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What’s in a Burger?

Cleveland Clinic pathologists dissect fast food burgers to see what’s inside.

November 19, 2010 |
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Supplementary Info

Sources Cited



Besides hormones, what else is in a burger? Published in the Annals of Diagnostic Pathology, anatomic pathologists at the Cleveland Clinic recently dissected burgers to see what was inside. “Fast food hamburgers: what are we really eating?” We eat 5 billion burgers a year and most consumers presume that the hamburgers they eat is composed primarily of meat, but what, did they actually find? They analyzed burgers from 8 different fast food joints and found them to contain the same tissues observed in hot dogs—that’s probably not a good sign. They found blood vessels… nerves… cartilage… and swarms of these little parasites, in burgers from a quarter of the fast food restaurants they sampled. No brains found, though, that’s good. But so how much was actually meat?
What percentage of a fast food burger is actually muscle flesh, as opposed to all these other tissues and parasites and fillers and everything?... Meat content in the hamburgers ranged… from 2% to 14.8%.
2% meat? They’re practically vegetarian!
Part of that other 85 to 98% that wasn’t meat: ammonia. Thanks to some excellent investigative reporting, we learned last year that a company developed a novel technique for killing all the fecal bacteria: injecting beef with ammonia. The meat industry loved it so much, it became a multi-billion dollar industry and and made it’s way into the majority of hamburger sold nationwide. McDonald’s, Burger King, and millions of pounds every year given to our kids at school.
This is what the process looks like. It produces what one USDA microbiologist called pink slime, saying he doesn’t even consider the stuff to be meat. And when the USDA says something isn’t meat….
Not even good enough, for prisoners in Georgia—they sent it back, because the meatloaf stank like window cleaner. Why would they feed this to schoolchildren? School lunch officials said they ultimately agreed to use the treated meat because it shaved about 3 cents off the cost of making a pound of ground beef. Three cents.

To see any graphs, charts, graphics, images, and quotes to which Dr. Greger may be referring watch the above video. This is just an approximation of the audio contributed by veganmontreal.

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Dr. Michael Greger

Doctor's Note

Please feel free to post any ask-the-doctor type questions here in the comments section and I’d be happy to try to answer them. And check out the other videos on meat. Also, there are 1,686 other subjects covered in the rest of my videos--please feel free to explore them as well!

For some context, please check out my associated blog post: Vitamin B12: how much, how often?

If you haven't yet, you can subscribe to my videos for free by clicking here.

  • Michael Greger M.D.

    Please feel free to post any ask-the-doctor type questions here in the comments section and I’d be happy to try to answer them. And check out the other videos on meat. Also, there are 1,449 other subjects covered in the rest of my videos–please feel free to explore them as well!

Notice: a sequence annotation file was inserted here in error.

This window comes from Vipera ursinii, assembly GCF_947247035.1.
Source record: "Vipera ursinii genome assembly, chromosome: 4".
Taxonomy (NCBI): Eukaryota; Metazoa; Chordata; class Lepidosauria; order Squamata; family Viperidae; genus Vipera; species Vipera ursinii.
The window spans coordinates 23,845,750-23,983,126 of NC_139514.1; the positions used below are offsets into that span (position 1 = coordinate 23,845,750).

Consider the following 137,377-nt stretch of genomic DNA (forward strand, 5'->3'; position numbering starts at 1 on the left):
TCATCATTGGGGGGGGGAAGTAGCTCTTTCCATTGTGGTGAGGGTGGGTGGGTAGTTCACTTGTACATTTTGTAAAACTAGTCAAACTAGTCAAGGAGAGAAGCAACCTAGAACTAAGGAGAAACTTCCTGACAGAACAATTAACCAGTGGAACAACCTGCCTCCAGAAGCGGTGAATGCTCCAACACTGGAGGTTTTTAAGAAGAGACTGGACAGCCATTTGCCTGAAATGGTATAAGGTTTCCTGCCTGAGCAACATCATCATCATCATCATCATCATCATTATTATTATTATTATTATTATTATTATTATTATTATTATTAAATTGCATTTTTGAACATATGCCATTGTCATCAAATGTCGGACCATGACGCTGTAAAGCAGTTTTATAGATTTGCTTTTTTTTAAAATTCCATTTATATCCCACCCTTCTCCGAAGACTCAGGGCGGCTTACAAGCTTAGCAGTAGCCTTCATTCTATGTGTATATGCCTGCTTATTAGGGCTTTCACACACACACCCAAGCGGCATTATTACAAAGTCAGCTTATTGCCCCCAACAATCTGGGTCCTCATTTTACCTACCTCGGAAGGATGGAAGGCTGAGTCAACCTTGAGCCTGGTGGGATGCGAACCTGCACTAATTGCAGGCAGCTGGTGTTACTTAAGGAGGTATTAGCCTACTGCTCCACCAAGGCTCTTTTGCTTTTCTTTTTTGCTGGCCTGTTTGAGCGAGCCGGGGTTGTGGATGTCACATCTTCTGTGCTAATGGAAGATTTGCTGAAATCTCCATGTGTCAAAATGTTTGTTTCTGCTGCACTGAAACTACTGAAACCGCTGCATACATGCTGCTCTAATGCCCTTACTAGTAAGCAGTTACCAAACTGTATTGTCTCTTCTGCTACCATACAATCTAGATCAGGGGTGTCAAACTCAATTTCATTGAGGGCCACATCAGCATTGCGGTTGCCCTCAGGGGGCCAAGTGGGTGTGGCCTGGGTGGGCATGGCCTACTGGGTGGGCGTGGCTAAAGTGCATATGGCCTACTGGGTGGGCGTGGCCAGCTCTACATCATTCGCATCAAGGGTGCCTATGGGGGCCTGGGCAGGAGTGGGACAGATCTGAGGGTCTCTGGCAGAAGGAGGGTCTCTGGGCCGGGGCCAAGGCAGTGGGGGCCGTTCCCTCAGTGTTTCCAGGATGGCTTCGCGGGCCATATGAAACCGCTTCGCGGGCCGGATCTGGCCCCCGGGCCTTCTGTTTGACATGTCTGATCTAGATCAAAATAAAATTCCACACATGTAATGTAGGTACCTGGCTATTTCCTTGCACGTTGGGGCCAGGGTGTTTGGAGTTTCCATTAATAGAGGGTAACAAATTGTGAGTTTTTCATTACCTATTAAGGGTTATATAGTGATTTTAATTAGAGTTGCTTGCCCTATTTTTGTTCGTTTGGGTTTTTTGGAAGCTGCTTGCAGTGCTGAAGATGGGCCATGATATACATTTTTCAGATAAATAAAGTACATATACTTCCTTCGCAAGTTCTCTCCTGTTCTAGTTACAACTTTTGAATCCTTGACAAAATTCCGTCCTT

• Jared Cook

      Hi Dr. Greger. We met in Toronto this summer and I love your site. I need some help.

      McDonalds in Canada is doing a huge campaign to help break the myths of their food. One of them is that their beef does not include any “pink slime”. They have very explicitly said this, they say it is not allowed in Canada. A lot of meat eaters are using this as a reason to eat their burgers without guilt.

      Do you know if this is true? Are they bending the facts?

      I would love to get your insight. Thanks!

  • BPC

    What a startling finding … 2% meat, yikes! The story on ammonia was also a real shocker…thanks for bringing this to our attention!

    But, to fully interpret the percentage meat figures, I think it is also important to consider the percentage of naturally occurring water in muscle tissue, which according to the USDA is up around 75% (

    When I read your cited source, namely, [Prayson et al., 2008], it turns out that they measured water content by weighing the tissue before and after dehydration. Thus, when they claim that nearly 50% of the burger is water, most of this is naturally occurring water. On a related note, they measured % meat by actually measuring % skeletal cells (after dehydration of tissue and infiltration of cells with a paraffin wax). In my experience, the process of paraffin embedding leads to large amounts of cell shrinkage and I wonder whether this fact may bias their interpretation of the % meat in a burger?

    Whatever the case, I still wouldn’t eat another burger to save my life!

  • Mike Quinoa
    • Michael Greger M.D.

      Thank you Mike!

  • Michael Greger M.D.

    Also be sure to check out my associated blog post Vitamin B12: how much, how often?!

  • debbie

    Yikes! Just makes me more determined to keep educating myself. Your info is one of the few I really trust. Thank you!

  • Jan Arlen

    What causes high levels of ammonia in a person?

  • HereHere

    The process of disinfecting meat from the feces it comes into contact with during slaughter and processing with ammonia is not legal in Canada. It would be interesting to know what is in a Canadian fast food burger. I suspect a lot of them may be imported from the US but I don’t know. I guess you either get one (ammonia) or the other (feces).

  • Lloyd

    Excellent information.

  • VegAtHeart

    Testing: testing

  • yologuy

    Are u dumb?